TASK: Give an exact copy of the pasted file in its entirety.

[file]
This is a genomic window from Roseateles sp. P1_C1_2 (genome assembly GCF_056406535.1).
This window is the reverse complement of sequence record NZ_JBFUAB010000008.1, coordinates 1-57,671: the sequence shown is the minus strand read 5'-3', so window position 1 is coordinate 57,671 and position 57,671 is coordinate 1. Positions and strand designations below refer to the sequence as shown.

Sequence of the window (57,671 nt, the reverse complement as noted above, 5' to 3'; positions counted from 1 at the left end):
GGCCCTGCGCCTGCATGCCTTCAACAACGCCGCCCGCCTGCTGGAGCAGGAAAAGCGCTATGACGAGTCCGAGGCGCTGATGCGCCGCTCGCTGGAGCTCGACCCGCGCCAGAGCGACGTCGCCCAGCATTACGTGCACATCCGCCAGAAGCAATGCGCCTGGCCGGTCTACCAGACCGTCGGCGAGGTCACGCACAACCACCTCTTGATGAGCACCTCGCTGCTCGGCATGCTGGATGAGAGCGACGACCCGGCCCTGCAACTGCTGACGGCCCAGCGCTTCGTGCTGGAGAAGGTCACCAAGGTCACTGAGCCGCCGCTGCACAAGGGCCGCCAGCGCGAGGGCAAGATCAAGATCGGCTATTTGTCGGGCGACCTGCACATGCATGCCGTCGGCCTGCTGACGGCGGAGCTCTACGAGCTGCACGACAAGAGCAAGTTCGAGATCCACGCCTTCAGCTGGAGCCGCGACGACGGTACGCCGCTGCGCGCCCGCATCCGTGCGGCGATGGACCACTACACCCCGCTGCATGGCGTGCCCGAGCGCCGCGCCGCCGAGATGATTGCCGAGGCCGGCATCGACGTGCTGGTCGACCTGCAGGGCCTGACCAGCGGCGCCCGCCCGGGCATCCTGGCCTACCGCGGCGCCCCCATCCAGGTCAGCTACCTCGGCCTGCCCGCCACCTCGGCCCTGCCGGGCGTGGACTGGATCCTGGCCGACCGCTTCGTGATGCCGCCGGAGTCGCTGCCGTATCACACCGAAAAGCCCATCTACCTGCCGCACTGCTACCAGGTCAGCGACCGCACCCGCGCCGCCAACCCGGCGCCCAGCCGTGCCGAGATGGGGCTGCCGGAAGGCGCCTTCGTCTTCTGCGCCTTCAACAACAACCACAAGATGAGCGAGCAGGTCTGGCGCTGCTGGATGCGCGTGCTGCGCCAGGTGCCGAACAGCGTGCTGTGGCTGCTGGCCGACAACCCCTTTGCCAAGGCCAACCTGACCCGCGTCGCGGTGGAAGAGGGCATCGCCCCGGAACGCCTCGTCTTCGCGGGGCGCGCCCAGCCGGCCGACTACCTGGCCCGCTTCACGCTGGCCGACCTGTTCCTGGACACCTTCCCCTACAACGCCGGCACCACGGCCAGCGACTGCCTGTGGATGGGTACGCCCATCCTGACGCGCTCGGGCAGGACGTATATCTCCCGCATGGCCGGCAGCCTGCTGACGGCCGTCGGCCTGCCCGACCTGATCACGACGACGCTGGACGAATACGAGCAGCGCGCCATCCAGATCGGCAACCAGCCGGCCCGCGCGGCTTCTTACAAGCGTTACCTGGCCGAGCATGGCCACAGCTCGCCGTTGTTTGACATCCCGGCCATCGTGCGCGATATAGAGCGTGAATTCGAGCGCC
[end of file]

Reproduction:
This is a genomic window from Roseateles sp. P1_C1_2 (genome assembly GCF_056406535.1).
This window is the reverse complement of sequence record NZ_JBFUAB010000008.1, coordinates 1-57,671: the sequence shown is the minus strand read 5'-3', so window position 1 is coordinate 57,671 and position 57,671 is coordinate 1. Positions and strand designations below refer to the sequence as shown.

Sequence of the window (57,671 nt, the reverse complement as noted above, 5' to 3'; positions counted from 1 at the left end):
GGCCCTGCGCCTGCATGCCTTCAACAACGCCGCCCGCCTGCTGGAGCAGGAAAAGCGCTATGACGAGTCCGAGGCGCTGATGCGCCGCTCGCTGGAGCTCGACCCGCGCCAGAGCGACGTCGCCCAGCATTACGTGCACATCCGCCAGAAGCAATGCGCCTGGCCGGTCTACCAGACCGTCGGCGAGGTCACGCACAACCACCTCTTGATGAGCACCTCGCTGCTCGGCATGCTGGATGAGAGCGACGACCCGGCCCTGCAACTGCTGACGGCCCAGCGCTTCGTGCTGGAGAAGGTCACCAAGGTCACTGAGCCGCCGCTGCACAAGGGCCGCCAGCGCGAGGGCAAGATCAAGATCGGCTATTTGTCGGGCGACCTGCACATGCATGCCGTCGGCCTGCTGACGGCGGAGCTCTACGAGCTGCACGACAAGAGCAAGTTCGAGATCCACGCCTTCAGCTGGAGCCGCGACGACGGTACGCCGCTGCGCGCCCGCATCCGTGCGGCGATGGACCACTACACCCCGCTGCATGGCGTGCCCGAGCGCCGCGCCGCCGAGATGATTGCCGAGGCCGGCATCGACGTGCTGGTCGACCTGCAGGGCCTGACCAGCGGCGCCCGCCCGGGCATCCTGGCCTACCGCGGCGCCCCCATCCAGGTCAGCTACCTCGGCCTGCCCGCCACCTCGGCCCTGCCGGGCGTGGACTGGATCCTGGCCGACCGCTTCGTGATGCCGCCGGAGTCGCTGCCGTATCACACCGAAAAGCCCATCTACCTGCCGCACTGCTACCAGGTCAGCGACCGCACCCGCGCCGCCAACCCGGCGCCCAGCCGTGCCGAGATGGGGCTGCCGGAAGGCGCCTTCGTCTTCTGCGCCTTCAACAACAACCACAAGATGAGCGAGCAGGTCTGGCGCTGCTGGATGCGCGTGCTGCGCCAGGTGCCGAACAGCGTGCTGTGGCTGCTGGCCGACAACCCCTTTGCCAAGGCCAACCTGACCCGCGTCGCGGTGGAAGAGGGCATCGCCCCGGAACGCCTCGTCTTCGCGGGGCGCGCCCAGCCGGCCGACTACCTGGCCCGCTTCACGCTGGCCGACCTGTTCCTGGACACCTTCCCCTACAACGCCGGCACCACGGCCAGCGACTGCCTGTGGATGGGTACGCCCATCCTGACGCGCTCGGGCAGGACGTATATCTCCCGCATGGCCGGCAGCCTGCTGACGGCCGTCGGCCTGCCCGACCTGATCACGACGACGCTGGACGAATACGAGCAGCGCGCCATCCAGATCGGCAACCAGCCGGCCCGCGCGGCTTCTTACAAGCGTTACCTGGCCGAGCATGGCCACAGCTCGCCGTTGTTTGACATCCCGGCCATCGTGCGCGATATAGAGCGTGAATTCGAGCGCC